Update: Harbor porpoise dies off Alki; biologists investigate

March 18, 2012 at 10:24 am | In West Seattle beaches, West Seattle news, Wildlife | 8 Comments

(Photos by WSB co-publisher Patrick Sand)
A sad procession on Alki less than an hour ago – but one that might ultimately yield some knowledge for the future: A dead harbor porpoise was taken away by biologist Dyanna Lambourn from the Washington Department of Fish and Wildlife Marine Mammal Investigations unit and biologist/stranding coordinator Jessie Huggins from Cascadia Research Collective. Also on hand at the beach this morning, Seal Sitters first responder Robin Lindsey, who got word of the porpoise’s death at mid-afternoon Saturday (the organization is part of a stranding network for all marine mammals, not just seals), and Seal Sitters volunteers David and Eilene Hutchinson. So far we know the porpoise was an adult female, but the cause of her death was not obvious and will require further investigation.

As the biologists (in the photo with camera-wielding Robin) explained to curious passersby, harbor porpoises are not rare and not endangered (read more about them here), but the biologists say they seldom wash up like this – most often, they die at sea and “just disappear.” On the Seal Sitters’ “blubberblog” site, Robin tells the story of the elaborate operation carried out last night to secure the porpoise until it could be picked up this morning; as she writes, it died further east along the Alki shore, and was moved to the spot where we photographed her and the biologists this morning (near the 53rd Avenue Pump Station section of beach). The porpoise is now being taken to a facility in the South Sound.

3:47 PM UPDATE: Robin has updated her report, but the necropsy results aren’t in yet – look for another update (there and here) when they are.

11:03 PM UPDATE: Robin at Seal Sitters has updated her report again with those results. Biologists say the porpoise had a serious lung infection. Full details added at the bottom of her story.

8 Comments

  1. Will be interesting to find out about this harbor porpoise overall health before death and what she died of/from. Another rare opportunity for necropsy of one of the beautiful animals we co-exist in this region. Thanks to all who watched out for her.

    Comment by seewhatsealionsstart — 10:44 am March 18, 2012 #

  2. I didn’t think we had them down here?? I thought they were mostly found up around B.C.

    Comment by Westside J. — 12:31 pm March 18, 2012 #

  3. WJ – Not as commonly seen around here, the biologists said, but they do show up. Looking up some background, I found that there was an unusual die-off in Northwest waters six years ago – but overall, as said this morning, the strandings aren’t witnessed often .. http://www.cascadiaresearch.org/Strandings.htm (an overall list of many marine mammal strandings, including the 2006 harbor-porpoise problems) … TR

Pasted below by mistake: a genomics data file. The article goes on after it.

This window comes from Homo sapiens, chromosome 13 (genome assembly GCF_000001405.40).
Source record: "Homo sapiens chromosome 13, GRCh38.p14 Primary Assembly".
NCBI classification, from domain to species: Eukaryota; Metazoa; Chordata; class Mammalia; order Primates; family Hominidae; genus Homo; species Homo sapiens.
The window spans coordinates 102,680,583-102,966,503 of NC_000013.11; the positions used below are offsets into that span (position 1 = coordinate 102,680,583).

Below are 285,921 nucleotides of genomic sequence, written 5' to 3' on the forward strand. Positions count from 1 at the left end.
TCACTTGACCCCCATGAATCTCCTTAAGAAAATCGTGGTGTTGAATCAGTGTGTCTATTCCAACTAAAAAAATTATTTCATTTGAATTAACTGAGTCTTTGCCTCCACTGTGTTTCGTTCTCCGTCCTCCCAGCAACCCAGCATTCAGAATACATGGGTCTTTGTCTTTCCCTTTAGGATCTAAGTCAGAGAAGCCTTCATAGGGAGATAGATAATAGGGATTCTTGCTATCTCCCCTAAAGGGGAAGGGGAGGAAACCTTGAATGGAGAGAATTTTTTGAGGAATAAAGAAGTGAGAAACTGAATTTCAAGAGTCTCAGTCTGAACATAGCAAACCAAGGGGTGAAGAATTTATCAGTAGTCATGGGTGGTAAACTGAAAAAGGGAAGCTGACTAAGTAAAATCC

Comment by WSB — 12:37 pm March 18, 2012 #

  4. My friend and I saw the porpose making a deliberate swim to the rocks. She was trying to get on the rocks. If anyone is interested I will give further details. We flagged down a police officer who made the call to the appropriate agency.
    C. Morgan

    Comment by C. Morgan — 7:33 pm March 18, 2012 #

  5. Over the last couple of years, I see them fairly regulary in Puget Sound, with some seasons showing more of an abundance. In later spring large pods can begin to show up in the sound visible from places like Golden Gardens, mostly mid channel. Usually travel in groups of 2-6 but, more and more, larger pods (dozens) are making appearances. Large pods can also be seen quite regularly these days in the mid to upper part of Admiralty inlet. Pretty cool to see these bigger pods spread out in a wide swath foraging.

    Comment by seewhatsealionsstart — 8:14 pm March 18, 2012 #

  6. C,

    Could you please call our hotline @ 206-905-7325 tomorrow or at your convenience and leave your contact information. I would like to talk to you about the behavior you witnessed. Your insight into the stranding might be very helpful to the biologists. Thanks!

    Robin

    Comment by Robin — 9:42 pm March 18, 2012 #

  7. last week when we were diving off constellation park, we saw a harbor porpoise leaping and jumping and hopping in the vicinity of the west seattle fishing reef… far more active than i normally notice them to be. It was unusual enough to stop and watch… it was very windy and i thought maybe it was riding the whitecaps, but now I wonder…

    Comment by DiverLaura — 10:50 pm March 18, 2012 #

  8. Robin,

    I did call the number and left my contact information. Hope to hear from you soon.

    C.Morgan

    Comment by C. Morgan — 9:21 am March 19, 2012 #

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